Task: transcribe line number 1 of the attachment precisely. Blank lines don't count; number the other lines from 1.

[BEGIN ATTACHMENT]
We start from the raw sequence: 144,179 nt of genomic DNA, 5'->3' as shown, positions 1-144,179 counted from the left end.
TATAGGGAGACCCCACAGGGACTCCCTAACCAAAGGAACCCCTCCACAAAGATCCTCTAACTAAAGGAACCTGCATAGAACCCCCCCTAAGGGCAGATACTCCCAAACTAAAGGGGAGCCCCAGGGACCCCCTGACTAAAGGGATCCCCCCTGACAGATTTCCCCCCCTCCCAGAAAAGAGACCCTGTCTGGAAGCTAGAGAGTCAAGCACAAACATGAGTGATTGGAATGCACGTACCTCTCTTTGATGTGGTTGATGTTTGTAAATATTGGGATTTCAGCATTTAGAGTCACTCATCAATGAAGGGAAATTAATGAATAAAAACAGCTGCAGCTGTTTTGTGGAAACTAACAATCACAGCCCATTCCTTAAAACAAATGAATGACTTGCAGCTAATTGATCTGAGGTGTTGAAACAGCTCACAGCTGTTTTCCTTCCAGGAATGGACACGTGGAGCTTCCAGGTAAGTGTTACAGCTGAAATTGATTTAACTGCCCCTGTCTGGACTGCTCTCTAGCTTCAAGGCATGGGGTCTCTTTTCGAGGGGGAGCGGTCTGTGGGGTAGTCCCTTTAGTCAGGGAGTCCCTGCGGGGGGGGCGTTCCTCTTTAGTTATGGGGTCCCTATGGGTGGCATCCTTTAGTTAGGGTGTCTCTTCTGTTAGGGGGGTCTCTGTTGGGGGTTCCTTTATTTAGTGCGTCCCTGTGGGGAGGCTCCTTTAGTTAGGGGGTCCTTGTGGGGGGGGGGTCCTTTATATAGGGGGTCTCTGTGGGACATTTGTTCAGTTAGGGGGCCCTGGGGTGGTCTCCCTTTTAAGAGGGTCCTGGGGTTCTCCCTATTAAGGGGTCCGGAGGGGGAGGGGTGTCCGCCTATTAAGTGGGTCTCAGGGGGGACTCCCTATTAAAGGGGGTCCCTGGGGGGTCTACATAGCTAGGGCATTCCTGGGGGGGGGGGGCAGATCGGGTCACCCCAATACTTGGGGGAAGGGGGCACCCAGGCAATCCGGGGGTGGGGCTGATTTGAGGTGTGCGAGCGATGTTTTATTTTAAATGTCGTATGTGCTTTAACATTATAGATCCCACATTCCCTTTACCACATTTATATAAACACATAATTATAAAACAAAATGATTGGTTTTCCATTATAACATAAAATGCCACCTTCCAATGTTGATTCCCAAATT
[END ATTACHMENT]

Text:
We start from the raw sequence: 144,179 nt of genomic DNA, 5'->3' as shown, positions 1-144,179 counted from the left end.